Article Sean Edwards, Head Bean – Golden Bean

The short answer is… it is an amazing coffee which often comes at a premium price.

We have been working on how we can have a fairer playground for all roasters participating in the Golden Bean Roaster comp where coffees over our $60 per kilo cap can still feature.

Some past Golden Bean awards have gone to very expensive coffees entered by large corporate roasters who have much bigger budgets than a lot of new starters in the game. This is often an unfair advantage, so we have created the Elite category to make sure we also don’t miss out on these special beans.

When you look back on history there has always been some elite coffee making a media headline, like Jamaican Blue Mountain, Panama Geisha and Cup of Excellence coffees. Let me explain our research into this new Golden Bean Category and some history lessons.

The Engine room – Golden Bean 2020, a handful of industry professionals come Golden Bean judges, preparing coffee for tasting.

Jamaican Blue Mountain coffee

One of the most famous coffees was the Jamaican Blue Mountain coffee which originated from French King Louis XV’s garden and was sent to Martinique to establish a coffee industry in 1728, it was gifted to the Jamaican governor 10 years later.

The high elevation and the lush volcanic soil saw this Arabica plant flourish and adapt its own unique flavour profiles. They called the Blue Mountain the Champagne of coffees, and the beans were exported in wooden casks.

The coffee is strictly controlled now by a Jamaican coffee board called JACRA which ensures all standards of growing, processing, and marketing are followed to a high standard, thus keeping prices at a premium.

Geisha coffee

Another amazing coffee was recently discovered in Panama this century called the Geisha coffee. It was found in the 1930’s in Ethiopia, in the Geisha region and the seeds were sent to research stations in Tanzania and Costa Rica.

From there they found their way to the Boquete region of Panama and lay undiscovered until 2005 where the beans reappeared in 2005’s Best of Panama Cup of Excellence competition. Geisha varietals are grown now all over the world, but the original Cup of Excellence geisha can reach up to $2500 a pound.

Geisha coffee beans Photo credit: https://www.flickr.com/photos/croptrust/46855254194

Yeast fermentation

Other expensive coffees we are seeing hit the market are coming from the processing phase, and the most popular method now is yeast fermentation, a method borrowed from the wine industry.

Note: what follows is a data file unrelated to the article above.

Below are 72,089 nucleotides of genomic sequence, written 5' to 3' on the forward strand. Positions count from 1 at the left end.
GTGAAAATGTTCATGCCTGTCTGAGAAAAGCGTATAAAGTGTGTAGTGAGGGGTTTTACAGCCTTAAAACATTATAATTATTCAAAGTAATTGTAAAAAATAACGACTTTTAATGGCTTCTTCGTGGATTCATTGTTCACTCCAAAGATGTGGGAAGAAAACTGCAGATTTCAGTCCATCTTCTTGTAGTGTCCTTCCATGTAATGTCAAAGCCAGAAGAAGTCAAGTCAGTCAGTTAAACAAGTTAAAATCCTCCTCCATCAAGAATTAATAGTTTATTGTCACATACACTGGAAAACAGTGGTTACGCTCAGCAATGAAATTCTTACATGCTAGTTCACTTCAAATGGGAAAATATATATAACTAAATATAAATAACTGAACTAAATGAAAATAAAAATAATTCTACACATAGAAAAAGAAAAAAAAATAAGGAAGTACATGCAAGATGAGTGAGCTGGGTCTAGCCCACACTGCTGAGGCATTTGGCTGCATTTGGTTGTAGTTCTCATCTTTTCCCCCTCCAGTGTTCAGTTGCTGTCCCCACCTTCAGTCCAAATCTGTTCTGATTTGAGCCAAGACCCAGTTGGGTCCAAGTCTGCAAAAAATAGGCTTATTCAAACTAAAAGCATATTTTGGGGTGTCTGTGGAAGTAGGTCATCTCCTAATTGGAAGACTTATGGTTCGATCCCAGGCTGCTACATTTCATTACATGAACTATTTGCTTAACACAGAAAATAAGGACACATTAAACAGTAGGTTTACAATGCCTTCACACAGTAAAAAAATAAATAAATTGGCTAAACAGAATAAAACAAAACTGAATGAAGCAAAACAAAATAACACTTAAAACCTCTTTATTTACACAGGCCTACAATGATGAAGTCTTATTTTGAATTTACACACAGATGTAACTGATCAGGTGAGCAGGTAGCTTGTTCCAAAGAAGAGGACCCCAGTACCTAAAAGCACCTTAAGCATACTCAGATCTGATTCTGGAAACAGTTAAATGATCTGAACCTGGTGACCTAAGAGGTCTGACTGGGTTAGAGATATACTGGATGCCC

During the washing process, after pulping the coffee beans, they are held in containers and specific strains of yeasts are added which dramatically change the flavour profiles.

We are seeing coffees processed this way tasting like pineapple, coconut, and some even with winey elements. These coffees can go in either two directions on a cupping table, people either love or hate them as they’re often described as being too funky.

Kopi Luwak

The most talked about Elite coffee is Kopi Luwak. This coffee is where partially eaten coffee cherries pass through an animal called the Palm Civet. This weasel like animal is common to many south east Asian jungles where coffee is grown.

You will hear the coffee being called ‘civet coffee’ or ‘weasel coffee’. The coffee is not that great and is overpriced because of its unique processing method.

So now if you would like to tell the world about your Elite Coffee the Golden Bean is your media format. The competition will be judging all Elite coffees as a filter brew to bring out those special flavour profiles.

We again will use the Behmor Brewer that will give the best of a home consumer experience in filtered coffee and be consistent across the judging process with large amounts of entries.

I do please ask that we respect all those who enter the Golden Bean competition, as the event is more than showcasing the leaders of the global coffee industry, it is also a way we can network brilliance and unite a broken industry from a once in a lifetime pandemic.

Best of luck and we all will meet again soon.

Sean Edwards, Head Bean

Are you looking to enter the Golden Bean 2021? Click here to visit the website for more info.

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